Besides my heritage of ancestors who worked the mines north of Cardiff, my personal connection to Wales began with my first trip across the Severn on 14 Feb 2015. Since then, I have tired to spend as much time as possible within the borders of my ancestral homeland. I could dedicate many pages to this enigmatic land, but I’m focusing on two days spent in the highland area of the north called Snowdonia.
As walking is the favourite British pastime, so climbing is a favourite British adventure. My interest in geography, climbing, and adventure was stoked by weekly lectures at one my favourite places in the whole word: The Royal Geographical Society. Through this, I learned about Plas-Y-Brenin (PYB). Although I had driven past dozens of times, I had never known what it was. It is the The National Mountain Sports Centre where anyone can be instructed in many outdoor sports but specifically in hiking/climbing.
While researching PYB, I looked into their courses, and within 5 minutes I had booked a weekend of Welsh Winter Skills. I counted myself lucky, because was able to book with only 3 week’s notice. Excitement was elevated during Christmas knowing I would be in the Welsh mountains first thing in January.
Alone, I raced cross country in a 1.4L Yaris towards Capel Curig. Arriving near midnight, I was shown my humble room, complete with roommate. My bunky turned out to be a young London police officer who left his wife and children at home to find both peace and excitement in the mountains. He and I became fast friends after confessing that neither of us knew if we brought the right kit and felt out of our depth by just crossing the threshold of PYB.
Meals were included, so the early morning meant a full breakfast then quick off to the conference room for induction and instruction on winter skills. On our knees, we gathered around an OS map while our two leaders pointed out the routes our two teams of 6 would undertake. We talked about kit, and headed off to the stores.
I needed to borrow almost everything from the Centre: boots, crampons, helmet, ice axe, and even rucksack. Most people did, so I felt less like an imposter. Each person haggled with the storemen to find the right size. We loaded up our kit and wedged it all into transit vans for a 30 minute drive to our starting point below the Marchlyn Mawr Reservior.
We spent the next 4 hours gaining elevation, stopping every 20 minutes or so for instruction in winter climbing methods. Sadly there wasn’t much snow, but enough for crampons to be a necessity. The frigid wind whipped us on the exposed mountain, but the warm joy of excitement glowed inside me. At the peak of Elidir Fawr, we rested and watched the sun as it hung in the expanse between clouds and horizon.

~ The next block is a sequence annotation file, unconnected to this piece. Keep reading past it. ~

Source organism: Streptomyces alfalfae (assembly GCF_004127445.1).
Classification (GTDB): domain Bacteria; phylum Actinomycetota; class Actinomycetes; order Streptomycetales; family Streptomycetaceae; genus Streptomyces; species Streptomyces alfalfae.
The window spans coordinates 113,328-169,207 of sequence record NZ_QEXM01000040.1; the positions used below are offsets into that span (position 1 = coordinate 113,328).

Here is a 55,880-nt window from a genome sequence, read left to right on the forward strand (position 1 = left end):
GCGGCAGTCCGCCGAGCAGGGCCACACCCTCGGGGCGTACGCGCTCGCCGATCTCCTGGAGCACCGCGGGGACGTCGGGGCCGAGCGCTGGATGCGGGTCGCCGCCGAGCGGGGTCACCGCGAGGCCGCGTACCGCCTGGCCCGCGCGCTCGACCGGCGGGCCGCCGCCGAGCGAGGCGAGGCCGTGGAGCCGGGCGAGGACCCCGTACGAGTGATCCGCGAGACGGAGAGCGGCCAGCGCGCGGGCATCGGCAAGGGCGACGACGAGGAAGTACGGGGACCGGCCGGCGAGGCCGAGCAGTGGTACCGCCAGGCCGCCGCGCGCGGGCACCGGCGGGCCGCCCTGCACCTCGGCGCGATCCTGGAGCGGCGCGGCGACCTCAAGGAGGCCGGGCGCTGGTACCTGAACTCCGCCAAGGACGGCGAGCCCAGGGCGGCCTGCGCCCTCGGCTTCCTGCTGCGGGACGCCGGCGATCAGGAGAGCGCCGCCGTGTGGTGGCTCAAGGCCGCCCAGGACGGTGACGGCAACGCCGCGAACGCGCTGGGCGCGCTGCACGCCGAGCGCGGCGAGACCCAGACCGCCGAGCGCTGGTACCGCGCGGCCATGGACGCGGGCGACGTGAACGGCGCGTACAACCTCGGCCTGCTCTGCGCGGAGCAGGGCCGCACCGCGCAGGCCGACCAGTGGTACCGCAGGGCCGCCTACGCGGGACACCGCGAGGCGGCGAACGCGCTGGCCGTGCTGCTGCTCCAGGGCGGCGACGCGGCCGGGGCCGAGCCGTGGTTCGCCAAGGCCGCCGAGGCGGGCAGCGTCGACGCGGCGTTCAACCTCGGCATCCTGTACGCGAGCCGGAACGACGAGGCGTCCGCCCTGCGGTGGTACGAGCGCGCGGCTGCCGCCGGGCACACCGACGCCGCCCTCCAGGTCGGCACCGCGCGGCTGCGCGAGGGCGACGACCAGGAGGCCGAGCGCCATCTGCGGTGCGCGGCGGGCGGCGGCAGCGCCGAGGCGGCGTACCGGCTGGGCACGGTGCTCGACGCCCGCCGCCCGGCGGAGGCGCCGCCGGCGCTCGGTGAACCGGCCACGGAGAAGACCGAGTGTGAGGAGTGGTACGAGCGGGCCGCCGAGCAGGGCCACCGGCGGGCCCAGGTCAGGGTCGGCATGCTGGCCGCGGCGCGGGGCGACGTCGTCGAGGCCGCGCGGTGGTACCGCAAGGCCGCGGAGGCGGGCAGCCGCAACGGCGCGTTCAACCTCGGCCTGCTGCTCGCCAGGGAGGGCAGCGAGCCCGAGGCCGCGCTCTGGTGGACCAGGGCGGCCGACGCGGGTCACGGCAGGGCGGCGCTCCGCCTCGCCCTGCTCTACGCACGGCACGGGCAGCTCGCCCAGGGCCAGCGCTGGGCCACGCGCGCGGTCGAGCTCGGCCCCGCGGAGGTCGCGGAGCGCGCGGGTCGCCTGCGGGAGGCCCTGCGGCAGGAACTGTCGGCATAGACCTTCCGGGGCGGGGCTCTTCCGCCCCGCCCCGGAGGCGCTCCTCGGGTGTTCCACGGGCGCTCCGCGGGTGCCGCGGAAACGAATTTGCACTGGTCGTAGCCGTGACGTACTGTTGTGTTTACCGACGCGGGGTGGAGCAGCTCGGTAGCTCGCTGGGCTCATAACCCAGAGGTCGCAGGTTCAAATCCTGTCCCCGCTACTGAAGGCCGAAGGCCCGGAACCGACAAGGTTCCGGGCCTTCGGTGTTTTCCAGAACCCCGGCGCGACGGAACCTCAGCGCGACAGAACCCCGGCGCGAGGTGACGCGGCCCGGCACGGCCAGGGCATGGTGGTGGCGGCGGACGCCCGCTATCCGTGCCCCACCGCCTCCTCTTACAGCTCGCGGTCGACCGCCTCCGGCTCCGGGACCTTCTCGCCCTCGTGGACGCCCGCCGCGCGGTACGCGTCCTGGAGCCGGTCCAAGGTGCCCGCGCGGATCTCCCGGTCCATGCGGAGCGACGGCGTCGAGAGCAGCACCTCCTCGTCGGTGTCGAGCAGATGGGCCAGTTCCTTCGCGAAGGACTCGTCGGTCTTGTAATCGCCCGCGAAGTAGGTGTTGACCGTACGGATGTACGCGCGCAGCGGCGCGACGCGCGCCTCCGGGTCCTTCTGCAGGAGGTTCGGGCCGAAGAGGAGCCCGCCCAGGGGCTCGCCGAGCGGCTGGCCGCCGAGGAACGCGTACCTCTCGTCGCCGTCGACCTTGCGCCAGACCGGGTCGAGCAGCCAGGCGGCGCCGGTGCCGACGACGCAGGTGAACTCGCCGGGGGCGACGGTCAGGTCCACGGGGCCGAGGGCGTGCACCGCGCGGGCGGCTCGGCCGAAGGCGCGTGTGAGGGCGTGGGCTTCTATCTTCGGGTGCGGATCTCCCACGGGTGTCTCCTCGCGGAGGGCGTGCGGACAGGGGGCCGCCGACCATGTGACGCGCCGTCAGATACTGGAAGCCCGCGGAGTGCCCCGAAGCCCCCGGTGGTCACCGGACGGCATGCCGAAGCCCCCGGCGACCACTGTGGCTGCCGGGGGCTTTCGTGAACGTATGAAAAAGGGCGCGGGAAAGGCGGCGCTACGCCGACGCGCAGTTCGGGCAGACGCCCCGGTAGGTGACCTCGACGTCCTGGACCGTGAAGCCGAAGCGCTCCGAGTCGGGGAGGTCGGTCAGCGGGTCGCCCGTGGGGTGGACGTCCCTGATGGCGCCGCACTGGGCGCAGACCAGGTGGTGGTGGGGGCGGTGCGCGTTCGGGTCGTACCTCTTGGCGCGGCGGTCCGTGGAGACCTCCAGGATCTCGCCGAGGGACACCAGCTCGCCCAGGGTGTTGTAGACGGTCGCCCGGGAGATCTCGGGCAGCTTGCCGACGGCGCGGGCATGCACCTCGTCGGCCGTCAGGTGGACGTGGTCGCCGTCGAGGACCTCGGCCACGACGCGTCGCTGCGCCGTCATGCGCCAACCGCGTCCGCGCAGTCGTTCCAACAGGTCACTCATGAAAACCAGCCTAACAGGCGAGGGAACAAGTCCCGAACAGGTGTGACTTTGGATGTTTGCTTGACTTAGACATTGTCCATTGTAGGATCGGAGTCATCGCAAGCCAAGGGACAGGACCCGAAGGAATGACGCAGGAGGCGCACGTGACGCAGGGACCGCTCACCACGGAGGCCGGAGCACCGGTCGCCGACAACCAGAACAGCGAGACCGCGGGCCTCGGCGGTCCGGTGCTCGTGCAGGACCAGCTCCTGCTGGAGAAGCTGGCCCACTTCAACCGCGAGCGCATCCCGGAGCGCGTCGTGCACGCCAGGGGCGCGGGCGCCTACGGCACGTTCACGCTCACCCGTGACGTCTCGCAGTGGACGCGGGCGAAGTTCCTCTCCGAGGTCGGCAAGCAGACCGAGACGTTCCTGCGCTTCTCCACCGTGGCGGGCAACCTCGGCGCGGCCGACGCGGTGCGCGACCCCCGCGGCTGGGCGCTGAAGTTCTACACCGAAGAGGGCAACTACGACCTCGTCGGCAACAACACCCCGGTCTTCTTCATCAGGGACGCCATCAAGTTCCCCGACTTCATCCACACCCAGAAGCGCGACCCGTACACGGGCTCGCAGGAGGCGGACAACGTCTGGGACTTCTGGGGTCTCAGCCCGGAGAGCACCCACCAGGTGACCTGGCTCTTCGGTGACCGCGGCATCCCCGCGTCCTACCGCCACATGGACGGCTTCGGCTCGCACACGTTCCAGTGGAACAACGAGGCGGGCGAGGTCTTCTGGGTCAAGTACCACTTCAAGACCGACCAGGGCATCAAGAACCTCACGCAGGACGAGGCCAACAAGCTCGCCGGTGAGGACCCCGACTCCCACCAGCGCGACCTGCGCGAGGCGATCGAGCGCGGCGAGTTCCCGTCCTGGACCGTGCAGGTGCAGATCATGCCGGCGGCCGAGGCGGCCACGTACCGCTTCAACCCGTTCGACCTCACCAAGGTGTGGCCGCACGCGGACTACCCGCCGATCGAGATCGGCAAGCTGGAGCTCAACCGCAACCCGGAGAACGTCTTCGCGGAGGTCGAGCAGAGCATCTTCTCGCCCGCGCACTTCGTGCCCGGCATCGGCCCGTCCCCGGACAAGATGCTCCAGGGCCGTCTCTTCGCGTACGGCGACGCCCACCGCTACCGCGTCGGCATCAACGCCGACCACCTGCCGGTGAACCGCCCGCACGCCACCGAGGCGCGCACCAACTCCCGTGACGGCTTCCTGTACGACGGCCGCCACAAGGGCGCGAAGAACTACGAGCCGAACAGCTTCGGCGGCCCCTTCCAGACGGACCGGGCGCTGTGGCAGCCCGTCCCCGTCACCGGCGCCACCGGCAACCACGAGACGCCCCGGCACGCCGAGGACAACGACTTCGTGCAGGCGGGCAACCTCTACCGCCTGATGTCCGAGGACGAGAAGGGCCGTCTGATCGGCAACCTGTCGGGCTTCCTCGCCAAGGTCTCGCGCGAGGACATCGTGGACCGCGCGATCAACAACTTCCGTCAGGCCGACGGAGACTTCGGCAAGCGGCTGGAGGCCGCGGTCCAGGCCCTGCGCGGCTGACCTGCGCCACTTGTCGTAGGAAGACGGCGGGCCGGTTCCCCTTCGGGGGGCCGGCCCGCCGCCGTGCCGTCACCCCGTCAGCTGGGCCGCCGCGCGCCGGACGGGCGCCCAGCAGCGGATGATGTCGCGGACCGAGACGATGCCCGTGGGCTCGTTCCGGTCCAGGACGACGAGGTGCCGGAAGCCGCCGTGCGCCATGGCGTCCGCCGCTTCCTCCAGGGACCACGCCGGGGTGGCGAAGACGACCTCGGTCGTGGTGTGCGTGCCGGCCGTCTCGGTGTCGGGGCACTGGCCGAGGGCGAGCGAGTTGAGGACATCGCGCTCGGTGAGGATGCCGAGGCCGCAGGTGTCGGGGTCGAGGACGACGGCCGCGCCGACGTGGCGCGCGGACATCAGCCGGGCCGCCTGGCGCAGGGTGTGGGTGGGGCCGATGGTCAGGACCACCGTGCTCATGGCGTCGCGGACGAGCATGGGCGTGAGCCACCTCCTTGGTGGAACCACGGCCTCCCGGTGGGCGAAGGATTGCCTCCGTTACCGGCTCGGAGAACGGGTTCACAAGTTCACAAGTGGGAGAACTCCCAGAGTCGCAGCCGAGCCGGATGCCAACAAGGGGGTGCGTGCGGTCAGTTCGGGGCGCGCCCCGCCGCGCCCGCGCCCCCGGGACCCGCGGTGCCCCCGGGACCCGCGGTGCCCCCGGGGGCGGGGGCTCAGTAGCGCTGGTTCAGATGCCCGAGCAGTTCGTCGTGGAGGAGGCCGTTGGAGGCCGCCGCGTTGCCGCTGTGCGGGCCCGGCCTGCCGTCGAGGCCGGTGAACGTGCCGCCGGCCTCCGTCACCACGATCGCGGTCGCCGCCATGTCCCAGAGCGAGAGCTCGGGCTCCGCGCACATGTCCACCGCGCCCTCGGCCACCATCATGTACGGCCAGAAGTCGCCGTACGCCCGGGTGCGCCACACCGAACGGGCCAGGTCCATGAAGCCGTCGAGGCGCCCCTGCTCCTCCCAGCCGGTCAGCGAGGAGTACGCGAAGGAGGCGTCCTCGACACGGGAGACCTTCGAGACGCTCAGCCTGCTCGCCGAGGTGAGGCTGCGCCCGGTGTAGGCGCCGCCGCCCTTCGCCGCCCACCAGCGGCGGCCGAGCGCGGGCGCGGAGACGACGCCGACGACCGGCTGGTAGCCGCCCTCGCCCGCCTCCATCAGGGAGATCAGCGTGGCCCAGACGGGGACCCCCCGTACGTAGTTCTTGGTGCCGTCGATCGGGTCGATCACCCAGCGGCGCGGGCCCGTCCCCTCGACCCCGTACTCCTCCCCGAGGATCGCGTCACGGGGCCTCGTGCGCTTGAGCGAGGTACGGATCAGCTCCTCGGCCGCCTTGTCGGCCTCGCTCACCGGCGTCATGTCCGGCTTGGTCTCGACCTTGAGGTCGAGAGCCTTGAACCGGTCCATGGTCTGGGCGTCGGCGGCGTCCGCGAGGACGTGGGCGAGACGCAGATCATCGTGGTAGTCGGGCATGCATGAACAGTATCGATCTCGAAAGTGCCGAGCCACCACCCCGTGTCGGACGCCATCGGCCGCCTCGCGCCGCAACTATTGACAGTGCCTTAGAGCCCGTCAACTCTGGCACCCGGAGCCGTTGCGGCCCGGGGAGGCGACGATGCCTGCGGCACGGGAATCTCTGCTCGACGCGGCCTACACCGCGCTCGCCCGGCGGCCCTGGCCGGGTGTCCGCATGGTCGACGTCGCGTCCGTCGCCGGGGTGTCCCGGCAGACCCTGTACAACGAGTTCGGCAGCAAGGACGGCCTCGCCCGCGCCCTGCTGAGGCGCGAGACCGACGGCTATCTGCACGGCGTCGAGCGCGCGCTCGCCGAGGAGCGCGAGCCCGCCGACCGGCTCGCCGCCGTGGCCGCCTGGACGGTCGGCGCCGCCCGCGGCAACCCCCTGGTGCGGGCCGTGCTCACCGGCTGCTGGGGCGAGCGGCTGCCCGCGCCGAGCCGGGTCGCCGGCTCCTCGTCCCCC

After showers and dinner we had a surprise. One of the kayaking instructors had just returned from 30 days in Greenland and he gave a presentation of his kayaking tour. Normally these trips are fraught with danger, but this turned out to be a wonderful adventure holiday. It made my interest in Greenland increase immensely. Later, I found out that Ollie, our climbing instructor, has claimed many first ascents in Greenland and was a leading figure of climbing around the world. With all of his climbing accolades, Ollie was spending this weekend training me and other novices. It was a humbling experience.
Early the next morning meant breakfast then more learning. This was focused on weather and avalanches. There is so much to learn about snow science. Even the names of snow were new to me like névé and firn. It was really interesting to learn with seasoned climbers who drew from real experiences.
Our hiking would start from Pont Pen-y-benglog, which many climbers are familiar with. This took us up a steep Cwm Clyd which required relying on our ice axes to get us to the top. Near the peak of Y Garn, it was difficult to stand due to the wind. We walked to the next peak of Foel-Goch, then repelled down some cornice snow. During our descent we practiced sliding and stopping ourselves using our ice axes in Cwm-coch.
After the short drive back to PYB, the weekend was over. Please understand that this was truly a weekend to remember. I would highly recommend finding a free weekend in your diary and booking whatever they have available. The entire weekend (including two nights, meals, rental kit, transportation and world-class instruction) cost an easy £245.00. I cannot recommend Plas-Y-Brenin more highly.